Again a long break from Upcycling for myself.
What have I been up to? Well, life like the most of you all.
But during that time something was percolating in my mind.
For a while now, I have been featuring other Upcyclers in the "Spotlight" on my blog.
A FaceBook Group for Upcyclers
I had been meeting amazing Upcyclers in the Facebook Group I created called Upcycle & Refashion (Clothing and Accessories Only). Yes, a mouthful, but necessary as there are many Upcycling Groups which catch wearables and non-wearables, from textiles or non-textiles.
For those of you who don't know, there are so many groups out there just for this particular interest. All you have to do is search for groups, join a few, and spend some time in them figuring out which vibe is just right for you.
Click on Image to Join My Facebook Group!
Now, let me take you back to September 2020....There was a major event in my life--taking my 18 year old to college!
A month prior to this move, I was working full-time on blogging about my Upcycles and making a bunch of virtual friendships with ladies from around the world!
Taking My 18 Year Old To College
However, When we realized we had just a month to go, I put all Upcycling on hiatus to focus on my daughter and the logistics of her moving to Southern California.
It's not a great idea to keep blogs idle. People can lose interest in your blog. Not that I am making any money at all, but momentum is lost. There's so much that goes on in SEO when blogs are stagnant.
I thought if I could not blog about my Upcycling, why not share the Spotlight with other artists who could benefit from some special focus. I frequently get asked if I know of other Upcyclers who create wearables.
The Advent of StyleMyThrift Spotlight
That's how the Spotlight was ignited. I simply sent a Q&A form to my co-creators and they sent back their answers with photos of their creations. I posted on my blog as well as a feature in the FB group.
As I was consumed with my daughter, her move, and the after-effects of putting a house back in order, plus moving 4 rooms, painting 8 rooms etc. etc. I featured a new Upcycler each week! And the response from my readers was overwhelmingly positive.
One issue with the weekly Spotlight, I am obsessed with organization. I felt compelled to start indexing the Artists. And then I started indexing their creations....then their businesses.
Click on the above image to take you to the Artist Index.
The Birth of UpcycleMode.com
Ultimately, I started to feel like I was beginning to create a new website. So why not just create another website that is neutral, collective in spirit, and dedicated to all Upcyclers!
And that was that! www.UpcyleMode.com was born. Nothing like it exists on the internet.
The simplest description of this new website is:
UpcycleMode.com is a collective website for Upcyclers wanting to share their story, their creations, their links (social media, ecommerce, or tutorials) outside of Social Media. For other visitors, it’s an opportunity to learn about Upcycling.
I won't be going into much more detail here about this new website because of space, time, and lengthy blog post and reader attention spans, but you can find more info on www.UpcycleMode.com More information on the Home & About Page, and the first blog post. And I will revisit this topic more in the future.
I MISS UPCYCLING FOR MYSELF!
I worked on this project for the month of January. And about the last week of doing it, I was missing Upcycling. A pile of vintage curtains, yellowed with time, had been sitting in the corner of my studio since November. I was gifted these for free, but were skeptical about the stains. But if you know me, the average Upcycler, nothing goes to waste!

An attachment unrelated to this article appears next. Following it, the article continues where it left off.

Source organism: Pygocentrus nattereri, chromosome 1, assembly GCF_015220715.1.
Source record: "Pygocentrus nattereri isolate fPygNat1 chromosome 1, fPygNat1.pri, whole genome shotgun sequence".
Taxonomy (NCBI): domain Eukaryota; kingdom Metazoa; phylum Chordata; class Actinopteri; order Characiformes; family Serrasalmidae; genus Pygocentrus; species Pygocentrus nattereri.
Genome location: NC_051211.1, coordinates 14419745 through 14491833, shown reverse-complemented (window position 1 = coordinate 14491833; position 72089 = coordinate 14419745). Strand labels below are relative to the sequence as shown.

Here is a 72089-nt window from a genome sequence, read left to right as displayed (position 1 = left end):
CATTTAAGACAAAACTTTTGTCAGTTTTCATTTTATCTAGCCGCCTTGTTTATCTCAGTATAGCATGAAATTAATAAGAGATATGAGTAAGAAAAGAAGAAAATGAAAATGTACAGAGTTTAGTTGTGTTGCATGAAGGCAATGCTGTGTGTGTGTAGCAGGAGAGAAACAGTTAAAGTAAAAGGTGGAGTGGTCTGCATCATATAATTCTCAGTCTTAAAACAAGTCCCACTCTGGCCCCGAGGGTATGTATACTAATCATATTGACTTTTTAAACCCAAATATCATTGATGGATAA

Knowing about the discoloration, I figured the best way to use up this fabric would be in a series of historical, storybook-like clothing, but not a costume. Styling being the differentiation.
So my challenge for this project was to take the curtains and transform them into
a historic looking skirt with a nod to 18th Century Marie Antoinette in her 'peasant phase', the 19th Century Prairie and late Victorian time, and the Edwardian Gilded years.
a more casual, current look of Cottage Core, Granny Chic, Lagenlook--a natural looking dress, with zero historic interpretations.
#3 a costume for a child.
NOT ALL IN THIS BLOG of course! ; ) I wish I could get it all done that quickly.
A three part series seems more doable. Three seperate blogs....3 different creations from one set of curtains--there's ALOT of fabric.
Look how lovely the inside of these curtain panels are! Although the back is silky, shiny, satiny, the front floral side is matte.
Let's Get Started
1st Step--Remove Curtain Pleats
Use Seam Ripper to open up curtain pleats.
Cut along the top to remove the lining from the print fabric.
I always try to maximize the length and width of my fabric. This means doing the extra work of letting out any kind of seam, hem, or in this case the pleats. Then I cut straight across the top to release the curtain lining from the printed layer. The lining was super heavy weight--thick. I was not going to be able to re-use the beautiful lining as it would make my end skirt way too heavy. But I will be able to use it for something in the future for sure!
2nd Step--Cut Fabric For Skirt Dimensions
Cut off the yellowing portions. (see the black arrow below)
Measure length of skirt desired.
I think you can see that yucky yellowing of the curtain fabric. Thankfully the heavily yellow part was along the edges--not the main part of the curtains. I just snipped along the edge to remove.
I took a tape measure and measured from my waist to behind my calves. I knew ahead of time that I was going to add some layers under the main floral fabric, So I allowed there to be enough length to also hem and also had to consider enough fabric to turn down at the waist to create a tube for a bow sash I had in mind.
3rd Step--Pleat Top of Fabric For Waist
Sew the width of the two sides of fabric to create a tube.
Fold and pin pleats all along the edge to create waistband. (I folded over about 1.5 inches over on itself for one full pleat).
Pin the pleats down.
Iron down the pleats for easier sewing.
Sew pleats down along waist in 2 parallel rows...about 1.5 inches apart.
Serge the raw edge down to finish.